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The Spanish language was developed from vulgar Latin, with influence from Basque and Arabic, in the Iberian Peninsula (see Iberian Romance languages). Typical features of Spanish diachronical phonology include lenition (Latin vita, Spanish vida), palatalization (Latin annum, Spanish año) and diphthongation of breve E/O from vulgar Latin (Latin terra, Spanish tierra; Latin novus, Spanish nuevo); similar phenomena can be found in most Romance languages as well.
By the 16th century the consonantal system of Castilian Spanish underwent the following important changes that differentiated it from some neighbouring Romance languages, such as Portuguese and Catalan):
The initial /f/, that had evolved into a vacillating /h/, was lost in most words (although this etymological h- has been preserved in spelling)
The voiced labiodental fricative /v/ (that was written 'u' or 'v') merged with the bilabial oclusive /b/ (written 'b'). Contemporary Spanish written 'b,v' do not correspond to different phonemes.
The voiced alveolar fricative /z/ (that was written 's' between vowels) merged with the voiceless /s/ (that was written 's', or 'ss' between vowels), now written 's' everywhere.
Voiced alveolar affricate /dz/ (that was written 'z') merged with the voiceless /ts/ (that was written 'ç,ce,ci'), and then /ts/ evolved into the interdental /T/, now written 'z,ce,ci'. But in Andalucia, the Canary Islands and the Americas these sounds merged with /s/ as well. Notice that the 'ç' or 'cedilla' was in its origin a Spanish letter.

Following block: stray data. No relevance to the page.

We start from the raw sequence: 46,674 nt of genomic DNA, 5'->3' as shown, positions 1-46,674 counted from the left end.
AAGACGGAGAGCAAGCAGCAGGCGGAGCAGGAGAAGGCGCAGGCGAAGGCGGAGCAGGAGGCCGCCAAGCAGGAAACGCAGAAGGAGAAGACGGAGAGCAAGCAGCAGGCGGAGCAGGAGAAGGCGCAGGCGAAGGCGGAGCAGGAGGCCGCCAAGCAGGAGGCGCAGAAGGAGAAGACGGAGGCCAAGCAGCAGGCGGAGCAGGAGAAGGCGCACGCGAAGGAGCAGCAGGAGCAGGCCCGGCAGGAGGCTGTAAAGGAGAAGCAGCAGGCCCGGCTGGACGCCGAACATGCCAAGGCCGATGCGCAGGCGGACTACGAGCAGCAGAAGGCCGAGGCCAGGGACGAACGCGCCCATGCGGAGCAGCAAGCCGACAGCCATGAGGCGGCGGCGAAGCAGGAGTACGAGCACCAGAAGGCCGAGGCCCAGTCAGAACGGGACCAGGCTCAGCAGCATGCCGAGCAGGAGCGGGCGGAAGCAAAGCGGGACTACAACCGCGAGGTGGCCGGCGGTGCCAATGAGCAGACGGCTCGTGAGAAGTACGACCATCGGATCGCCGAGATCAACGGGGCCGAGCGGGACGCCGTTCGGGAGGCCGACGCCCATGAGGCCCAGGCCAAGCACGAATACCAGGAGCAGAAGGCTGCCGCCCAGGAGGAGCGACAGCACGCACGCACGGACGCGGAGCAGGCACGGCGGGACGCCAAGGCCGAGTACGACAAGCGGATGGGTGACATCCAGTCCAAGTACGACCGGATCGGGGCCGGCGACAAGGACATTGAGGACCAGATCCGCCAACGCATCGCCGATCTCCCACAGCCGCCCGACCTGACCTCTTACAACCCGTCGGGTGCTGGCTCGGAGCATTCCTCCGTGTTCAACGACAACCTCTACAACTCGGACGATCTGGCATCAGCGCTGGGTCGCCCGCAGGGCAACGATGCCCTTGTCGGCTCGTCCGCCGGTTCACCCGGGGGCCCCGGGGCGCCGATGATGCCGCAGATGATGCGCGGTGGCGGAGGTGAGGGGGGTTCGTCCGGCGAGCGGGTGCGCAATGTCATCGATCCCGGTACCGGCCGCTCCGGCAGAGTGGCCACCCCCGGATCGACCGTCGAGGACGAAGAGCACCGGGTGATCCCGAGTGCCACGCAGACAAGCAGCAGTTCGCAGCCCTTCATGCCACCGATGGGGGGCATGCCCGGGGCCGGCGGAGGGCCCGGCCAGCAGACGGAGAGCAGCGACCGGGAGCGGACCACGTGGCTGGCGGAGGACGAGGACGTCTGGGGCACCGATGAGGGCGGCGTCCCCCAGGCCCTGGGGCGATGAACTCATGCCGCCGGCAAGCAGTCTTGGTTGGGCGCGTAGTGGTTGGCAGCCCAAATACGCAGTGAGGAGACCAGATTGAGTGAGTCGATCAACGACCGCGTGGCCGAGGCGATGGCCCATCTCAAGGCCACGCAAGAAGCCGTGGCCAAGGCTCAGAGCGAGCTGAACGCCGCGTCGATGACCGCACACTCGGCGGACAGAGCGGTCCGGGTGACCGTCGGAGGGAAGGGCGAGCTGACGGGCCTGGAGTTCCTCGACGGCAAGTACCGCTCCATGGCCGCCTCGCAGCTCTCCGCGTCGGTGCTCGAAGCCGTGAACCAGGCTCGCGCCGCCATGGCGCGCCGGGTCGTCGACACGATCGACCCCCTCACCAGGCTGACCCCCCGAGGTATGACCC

The voiced postalveolar fricative /Z/ (that was written 'j,ge,gi') merged with the voiceless /S/ (that was written 'x', as in 'Quixote'), and then /S/ evolved by the 17th century into the modern velar sound /x/, now written 'j,ge,gi'.
The consonantal system of Medieval Spanish has been better preserved in Judaeo-Spanish, the language spoken by the descendants of the Jews expelled from Spain in the 15th century.
The language was brought to the Americas, Federated States of Micronesia, Guam, Marianas, Palau and the Philippines, by the Spanish colonization since 16th century. It was used there by the Creole and Mestizo descendants of the Spaniards. The Catholic church preached the natives in selected local languages like Guarani, Quechua or Tagalog, rather than Spanish, to keep them apart of the direct influence of the Spaniards. After the independence processes, the new ruling elites extended their Spanish to the whole population to strengthen national unity. In the Philippines, this process did not occur because, following the Philippine-American War, English was declared an official language, with Spanish being downgraded or phased out, ceasing to be an official language in 1973.
In the 20th century, Spanish was introduced in Equatorial Guinea and Western Sahara. In the Marianas, the Spanish language was retained until the Pacific War.
Spanish is a member of the Romance branch of Indo-European.
Spanish is one of the official languages of the African Union, the European Union and the United Nations. Also, Spanish is an official language (and the most important language) in 20 countries: Argentina, Bolivia, Chile, Colombia, Costa Rica, Cuba, Dominican Republic, Ecuador, El Salvador, Equatorial Guinea, Guatemala, Honduras, Mexico, Nicaragua, Panama, Paraguay, Peru, Puerto Rico, Spain, Uruguay and Venezuela .
Spanish is also spoken in Andorra, Belize, Canada, Gibraltar, Israel, northern Morocco, Netherlands Antilles, Philippines, United States of America, Trinidad and Tobago, Turkey (as Judaeo-Spanish) and Western Sahara.
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